Yesterday afternoon, Mrs A and I went to a pub in Earls Court, London. There we met up with Bob Fiddaman who had travelled from Birmingham, and Leonie Fennell and her husband Tony (left) from Wicklow. We were joined later by Stephanie McGill Lynch and her husband John from Dublin. All of us have had our lives destroyed by antidepressants. For the very worst of reasons, we have become the very best of friends.
What brought us all together on this occasion was that we had all been invited to the launch of the book written by Katinka Blackford Newman (top right), The Pill that Steals Lives. Mrs A and I had both read it over the weekend, and I placed this review on Amazon:
I first made contact with Katinka a couple of years ago, when I wrote “The Stolen Year – Katinka’s Story” for my “AntiDepAware” website.
At least, I thought I’d written Katinka’s story, but what I’d written was merely a brief overview. The full story of Katinka’s terrifying experience of akathisia and her subsequent struggle against poly-pharmacy and its aftermath is brought to life by her compelling narrative, written with eloquence and insight.
Her own story is mingled with earnest communication of the darker side of antidepressants and the harm they can do. Here Katinka tells us about those she has met and those she has been told about, who have fought similar battles against prescribed drugs.
I know that Katinka has already started planning a TV documentary. Then … who knows? Dare we hope for a sequel?
Please read this book, particularly if you are a doctor, a psychiatrist, a coroner, a politician, or somebody who can do something about the damage that is being wrought by Fluoxetine, Citalopram, Sertraline and all the other SSRI antidepressant pills that continue to steal lives.
There was already an excellent review by Bob Fiddaman on his website. Katinka herself wrote an article about her story in the Daily Mail prior to the book’s release last Thursday, when The Times published an extract from the book.
From Earls Court, we walked together to Waterstones on Kensington High Street, where our names were checked on the guest list, and we headed for the basement.
At the launch, the first person we met was David Carmichael (near left, with Bob Fiddaman, far left) , who had come from Canada for the occasion. Although I had corresponded with David previously, it was the first time that I had actually met him.
Later in the evening, after Katinka had talked about her book and read an extract from it, David shared his tragic story (top of page) with those present. What happened to David is told on the opening page of his website:
In July 2003, at the age of 45, I experienced my first major depression. I started taking 40mg of the antidepressant Paxil a day. By September, I was feeling mentally healthy again. After forgetting to take Paxil for a few days in February 2004, I weaned myself off the drug. I started to feel depressed again in July. My symptoms included insomnia, increased anxiety, rapid weight loss, low concentration and a lack of energy. I put myself back on 40mg of Paxil a day.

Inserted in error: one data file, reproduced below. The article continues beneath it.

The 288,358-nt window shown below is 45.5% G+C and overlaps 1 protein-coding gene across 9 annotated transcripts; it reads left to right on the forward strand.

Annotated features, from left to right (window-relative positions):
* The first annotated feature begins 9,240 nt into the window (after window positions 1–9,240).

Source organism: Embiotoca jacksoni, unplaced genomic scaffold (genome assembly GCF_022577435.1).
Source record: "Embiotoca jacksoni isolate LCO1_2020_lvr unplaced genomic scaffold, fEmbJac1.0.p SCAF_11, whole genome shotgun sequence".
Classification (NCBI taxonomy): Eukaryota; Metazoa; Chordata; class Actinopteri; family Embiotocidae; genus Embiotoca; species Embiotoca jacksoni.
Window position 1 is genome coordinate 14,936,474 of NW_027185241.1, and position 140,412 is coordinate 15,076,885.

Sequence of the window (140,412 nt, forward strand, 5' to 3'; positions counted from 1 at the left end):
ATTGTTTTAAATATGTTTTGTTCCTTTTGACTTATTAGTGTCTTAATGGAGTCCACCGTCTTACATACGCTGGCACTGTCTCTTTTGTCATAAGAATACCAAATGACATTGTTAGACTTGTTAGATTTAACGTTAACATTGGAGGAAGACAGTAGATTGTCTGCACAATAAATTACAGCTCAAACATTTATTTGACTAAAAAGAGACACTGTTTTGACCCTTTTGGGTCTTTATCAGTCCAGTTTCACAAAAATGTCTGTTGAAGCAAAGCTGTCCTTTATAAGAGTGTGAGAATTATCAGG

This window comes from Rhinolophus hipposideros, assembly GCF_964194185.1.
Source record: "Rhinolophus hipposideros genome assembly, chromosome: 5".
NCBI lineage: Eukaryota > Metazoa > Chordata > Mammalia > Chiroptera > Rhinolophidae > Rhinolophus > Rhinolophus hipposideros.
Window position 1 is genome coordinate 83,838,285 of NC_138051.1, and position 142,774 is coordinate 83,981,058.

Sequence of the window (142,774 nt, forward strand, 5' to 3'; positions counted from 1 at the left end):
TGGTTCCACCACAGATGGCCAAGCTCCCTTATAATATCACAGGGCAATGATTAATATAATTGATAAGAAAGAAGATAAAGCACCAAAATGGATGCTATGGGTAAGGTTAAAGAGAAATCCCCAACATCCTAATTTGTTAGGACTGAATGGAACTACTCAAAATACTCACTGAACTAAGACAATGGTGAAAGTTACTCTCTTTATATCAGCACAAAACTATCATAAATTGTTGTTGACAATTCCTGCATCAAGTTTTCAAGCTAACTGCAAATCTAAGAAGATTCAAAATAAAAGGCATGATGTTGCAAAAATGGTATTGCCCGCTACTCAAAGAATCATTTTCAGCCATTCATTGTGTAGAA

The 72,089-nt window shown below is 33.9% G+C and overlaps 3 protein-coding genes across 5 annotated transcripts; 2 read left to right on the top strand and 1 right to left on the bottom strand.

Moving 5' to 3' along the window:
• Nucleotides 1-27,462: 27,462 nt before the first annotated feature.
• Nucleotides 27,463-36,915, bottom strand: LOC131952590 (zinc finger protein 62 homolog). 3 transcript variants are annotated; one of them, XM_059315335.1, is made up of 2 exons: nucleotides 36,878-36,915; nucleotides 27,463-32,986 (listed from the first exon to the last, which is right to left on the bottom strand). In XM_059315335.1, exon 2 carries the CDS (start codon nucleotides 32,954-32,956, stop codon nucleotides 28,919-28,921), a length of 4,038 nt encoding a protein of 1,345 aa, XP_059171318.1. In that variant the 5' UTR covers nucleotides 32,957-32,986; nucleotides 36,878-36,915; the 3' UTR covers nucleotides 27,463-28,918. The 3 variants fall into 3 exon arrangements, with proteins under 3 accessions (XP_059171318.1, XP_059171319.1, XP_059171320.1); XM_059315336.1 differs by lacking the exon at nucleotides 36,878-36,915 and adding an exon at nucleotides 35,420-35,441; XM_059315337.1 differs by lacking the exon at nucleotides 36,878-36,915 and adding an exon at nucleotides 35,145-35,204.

A few days after I started taking Paxil again, I was having suicidal thoughts. I thought I could get rid of the thoughts and recover more quickly if I increased my dosage. On July 17, I started taking 60mg of Paxil a day. Three days later, I planned my suicide. I went from planning my suicide to planning a murder-suicide to planning a murder. On July 31, 2004, I killed my 11-year-old son Ian. I was charged with first-degree murder.
In November 2004, I was diagnosed by one of the leading forensic psychiatrists in the world as being in a “major depression” with “psychotic episodes” when I killed Ian. In May 2005, his assessment was supported by another leading forensic psychiatrist, who was hired by the crown attorney. On September 30, 2005, I was judged to be “not criminally responsible on account of a mental disorder” for murdering Ian. I received an absolute discharge from the Ontario Review Board on December 4, 2009.
Mrs A and I were pleased to meet up once again with Millie Kieve (right) whom we had last seen at the meeting about Mental Health Disability in Parliament in May. Millie is the founder of APRIL (Adverse Psychiatric Reactions Information Link), a website which provides vital information about the side effects of psychiatric medication.
Millie introduced us to Dr Bob Johnson (left), who had also been at the meeting in Parliament. Bob is an eminent psychiatrist, who is known for his opposition to the DSM, and for his successful drug-free treatment of patients with personality disorders.
An elegant lady called Olga Leclercq had travelled from the Netherlands. Olga’s daughter was one of 22 children who died, along with 6 adults, in a coach crash at Sierre, in Switzerland, in 2012. A subsequent inquest ruled that driver Geert Michiels, who was on Seroxat, had deliberately mounted a pavement in a tunnel and crashed the bus head-on into a wall.
Also present at the launch was Kirk Brandon (left), former leader of the bands Theatre of Hate and Spear of Destiny. In 2008, Kirk took legal action against GSK over personal injuries that were a direct result of taking Seroxat.
To finish off an inspiring evening, several of us joined Katinka and members of her family for a meal at a local restaurant, where the conversation continued.
It is the hope of everyone connected with this outstanding book that it will receive the attention it deserves and that it will make a difference.
Antidepressant Destruction in London by Bob Fiddaman
Feeling very humble this morning from Seroxat Secrets
The Pill that Steals Lives by Leonie Fennell